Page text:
In situ T cells in melanoma View Full Text


Ontology type: schema:ScholarlyArticle     


Article Info

DATE

1999-09

AUTHORS

Per thor Straten, Jürgen C. Becker, Per Guldberg, Jesper Zeuthen

ABSTRACT

During the past decade new insights have been gained into the role of T lymphocytes in the host's immune response to cancer in general and to melanoma in particular. Several melanoma-associated antigens (MAA) recognized by T cells have been characterized, and a number of HLA class I- and class II-restricted peptides have been identified. These antigens can be divided into three different groups: tumor-associated testis-specific antigens, melanocyte differentiation antigens, and mutated or aberrantly expressed antigens. These proteins give rise to several antigenic peptides. The number of known melanoma-associated peptides that can induce killing by cytotoxic T-lymphocytes (CTL) exceeds 30 and is still increasing. In line with these findings, clinical data indicate that the immune system is essential in the control of tumor growth. A brisk infiltration of lymphocytes is associated with a favorable prognosis, and complete or partial regression of primary melanoma occurs quite frequently. Furthermore, immunomodulatory therapies have accomplished complete or partial tumor regression in a number of patients. However, the immune response is in most cases inadequate to control tumor growth as tumor progression often occurs. Hence, the coexistence of a cellular immune response in melanoma lesions, demonstrated by the presence of clonally expanded T cells, remains a major paradox of tumor immunology. In the present paper we review current knowledge regarding tumor infiltrating lymphocytes (TIL) in melanoma and discuss possible mechanisms of escape from immune surveillance. More... »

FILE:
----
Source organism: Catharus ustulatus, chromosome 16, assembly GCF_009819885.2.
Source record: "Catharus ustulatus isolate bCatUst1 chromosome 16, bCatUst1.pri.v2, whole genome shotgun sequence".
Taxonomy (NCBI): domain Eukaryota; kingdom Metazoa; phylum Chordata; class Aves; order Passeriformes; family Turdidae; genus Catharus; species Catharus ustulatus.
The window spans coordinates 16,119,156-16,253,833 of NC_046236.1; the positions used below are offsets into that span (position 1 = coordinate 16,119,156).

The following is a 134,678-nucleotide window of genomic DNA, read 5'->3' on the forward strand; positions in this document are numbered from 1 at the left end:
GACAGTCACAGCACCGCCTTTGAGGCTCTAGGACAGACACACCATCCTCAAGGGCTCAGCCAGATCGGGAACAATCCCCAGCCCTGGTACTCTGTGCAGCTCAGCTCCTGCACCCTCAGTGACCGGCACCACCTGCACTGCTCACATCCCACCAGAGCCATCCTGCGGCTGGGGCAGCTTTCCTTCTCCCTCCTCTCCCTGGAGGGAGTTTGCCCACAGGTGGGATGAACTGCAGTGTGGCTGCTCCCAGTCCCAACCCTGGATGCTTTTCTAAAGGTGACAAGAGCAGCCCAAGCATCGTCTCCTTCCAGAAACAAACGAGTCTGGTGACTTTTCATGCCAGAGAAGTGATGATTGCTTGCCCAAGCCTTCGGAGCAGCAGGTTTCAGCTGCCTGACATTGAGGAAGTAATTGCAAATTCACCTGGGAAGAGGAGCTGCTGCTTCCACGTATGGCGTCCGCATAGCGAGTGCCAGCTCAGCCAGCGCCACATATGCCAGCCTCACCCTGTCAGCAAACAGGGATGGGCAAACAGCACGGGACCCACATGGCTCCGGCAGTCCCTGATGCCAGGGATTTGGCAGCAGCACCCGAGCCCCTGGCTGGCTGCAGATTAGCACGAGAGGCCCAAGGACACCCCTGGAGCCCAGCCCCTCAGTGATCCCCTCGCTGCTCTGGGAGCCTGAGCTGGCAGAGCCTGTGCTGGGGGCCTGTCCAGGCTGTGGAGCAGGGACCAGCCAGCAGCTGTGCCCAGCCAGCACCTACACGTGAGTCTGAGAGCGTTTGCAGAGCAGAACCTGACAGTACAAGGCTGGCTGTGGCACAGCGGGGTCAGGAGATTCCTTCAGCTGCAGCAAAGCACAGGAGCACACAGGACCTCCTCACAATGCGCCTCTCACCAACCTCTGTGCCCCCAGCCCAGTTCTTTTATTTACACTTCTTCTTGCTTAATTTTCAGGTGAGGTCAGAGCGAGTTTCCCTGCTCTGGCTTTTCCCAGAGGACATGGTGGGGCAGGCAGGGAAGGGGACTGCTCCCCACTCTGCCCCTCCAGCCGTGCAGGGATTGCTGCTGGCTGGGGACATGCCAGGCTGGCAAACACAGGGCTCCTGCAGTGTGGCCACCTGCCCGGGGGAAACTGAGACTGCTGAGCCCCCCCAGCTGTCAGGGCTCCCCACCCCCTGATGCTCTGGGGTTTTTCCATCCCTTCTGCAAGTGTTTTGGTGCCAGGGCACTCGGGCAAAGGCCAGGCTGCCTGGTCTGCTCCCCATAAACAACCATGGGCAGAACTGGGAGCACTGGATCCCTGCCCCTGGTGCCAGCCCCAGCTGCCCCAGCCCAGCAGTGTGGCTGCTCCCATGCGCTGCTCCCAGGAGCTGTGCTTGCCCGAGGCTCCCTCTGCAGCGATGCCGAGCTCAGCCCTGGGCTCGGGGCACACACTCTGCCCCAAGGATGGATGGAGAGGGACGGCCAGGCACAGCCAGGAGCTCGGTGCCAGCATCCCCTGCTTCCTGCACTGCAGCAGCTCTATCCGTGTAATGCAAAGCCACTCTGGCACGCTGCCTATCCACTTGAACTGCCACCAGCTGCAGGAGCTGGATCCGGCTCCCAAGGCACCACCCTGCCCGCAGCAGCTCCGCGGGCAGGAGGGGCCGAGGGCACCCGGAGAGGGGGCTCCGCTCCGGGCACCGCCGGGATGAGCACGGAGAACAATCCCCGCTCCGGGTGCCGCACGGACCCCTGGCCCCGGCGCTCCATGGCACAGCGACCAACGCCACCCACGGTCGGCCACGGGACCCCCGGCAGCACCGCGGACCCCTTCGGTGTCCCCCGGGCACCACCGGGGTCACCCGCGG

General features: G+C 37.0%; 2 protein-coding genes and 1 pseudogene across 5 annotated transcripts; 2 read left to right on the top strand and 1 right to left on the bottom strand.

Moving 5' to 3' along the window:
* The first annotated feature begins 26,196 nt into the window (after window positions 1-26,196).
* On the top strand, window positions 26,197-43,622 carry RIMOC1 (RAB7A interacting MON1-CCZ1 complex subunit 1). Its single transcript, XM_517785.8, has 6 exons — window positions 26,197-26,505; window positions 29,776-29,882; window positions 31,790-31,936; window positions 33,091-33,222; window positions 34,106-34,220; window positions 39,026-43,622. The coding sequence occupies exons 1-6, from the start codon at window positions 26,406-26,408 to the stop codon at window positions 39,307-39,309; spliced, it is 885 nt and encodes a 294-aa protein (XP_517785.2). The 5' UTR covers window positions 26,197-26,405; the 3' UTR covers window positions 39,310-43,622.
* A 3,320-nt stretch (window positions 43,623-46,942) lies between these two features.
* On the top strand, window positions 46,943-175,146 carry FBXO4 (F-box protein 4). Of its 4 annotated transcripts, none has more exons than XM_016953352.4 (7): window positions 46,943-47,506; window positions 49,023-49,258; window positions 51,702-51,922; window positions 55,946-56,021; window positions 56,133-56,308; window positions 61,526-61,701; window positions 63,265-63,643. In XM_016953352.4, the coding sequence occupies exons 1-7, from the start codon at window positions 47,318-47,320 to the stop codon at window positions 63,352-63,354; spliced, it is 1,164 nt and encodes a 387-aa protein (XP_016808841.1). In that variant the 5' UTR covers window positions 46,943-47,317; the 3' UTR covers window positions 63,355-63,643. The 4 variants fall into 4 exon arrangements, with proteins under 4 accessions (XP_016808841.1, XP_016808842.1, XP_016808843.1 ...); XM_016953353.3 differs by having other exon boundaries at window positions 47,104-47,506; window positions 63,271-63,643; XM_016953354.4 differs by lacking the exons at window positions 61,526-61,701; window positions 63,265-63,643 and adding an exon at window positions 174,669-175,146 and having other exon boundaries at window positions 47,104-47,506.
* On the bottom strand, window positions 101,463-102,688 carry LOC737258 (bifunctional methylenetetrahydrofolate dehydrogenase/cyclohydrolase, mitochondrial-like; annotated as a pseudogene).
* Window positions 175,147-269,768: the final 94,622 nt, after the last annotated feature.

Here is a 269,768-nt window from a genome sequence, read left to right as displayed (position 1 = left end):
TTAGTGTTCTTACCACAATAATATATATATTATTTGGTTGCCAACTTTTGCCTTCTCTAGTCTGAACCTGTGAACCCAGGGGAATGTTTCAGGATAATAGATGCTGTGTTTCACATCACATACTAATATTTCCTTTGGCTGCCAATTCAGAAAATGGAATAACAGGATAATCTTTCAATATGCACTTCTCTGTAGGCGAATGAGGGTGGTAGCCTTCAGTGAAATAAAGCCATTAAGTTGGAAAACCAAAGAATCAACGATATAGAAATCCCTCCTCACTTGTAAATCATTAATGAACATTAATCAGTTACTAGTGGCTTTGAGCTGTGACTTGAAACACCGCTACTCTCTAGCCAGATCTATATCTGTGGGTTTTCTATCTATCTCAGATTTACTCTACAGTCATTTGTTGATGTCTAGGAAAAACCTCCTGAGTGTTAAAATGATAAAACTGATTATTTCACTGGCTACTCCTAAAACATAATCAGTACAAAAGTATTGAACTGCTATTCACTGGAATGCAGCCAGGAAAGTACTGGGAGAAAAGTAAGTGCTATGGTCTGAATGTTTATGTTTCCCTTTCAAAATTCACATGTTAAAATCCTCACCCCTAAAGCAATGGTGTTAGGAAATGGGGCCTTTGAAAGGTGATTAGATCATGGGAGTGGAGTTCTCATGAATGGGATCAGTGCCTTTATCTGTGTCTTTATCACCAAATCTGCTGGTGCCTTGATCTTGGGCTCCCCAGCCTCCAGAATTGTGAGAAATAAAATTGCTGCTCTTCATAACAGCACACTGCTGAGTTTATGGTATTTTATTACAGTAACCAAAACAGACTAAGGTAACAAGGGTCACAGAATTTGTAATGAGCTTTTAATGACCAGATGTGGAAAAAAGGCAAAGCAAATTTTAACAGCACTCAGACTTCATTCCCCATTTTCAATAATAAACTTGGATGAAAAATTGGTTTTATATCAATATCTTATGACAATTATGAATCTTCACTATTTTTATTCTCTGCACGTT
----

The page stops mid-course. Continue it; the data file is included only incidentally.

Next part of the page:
PAGES

386-395

Identifiers

URI

http://scigraph.springernature.com/pub.10.1007/s002620050591

DOI

http://dx.doi.org/10.1007/s002620050591

DIMENSIONS

https://app.dimensions.ai/details/publication/pub.1018995967

PUBMED

https://www.ncbi.nlm.nih.gov/pubmed/10501852


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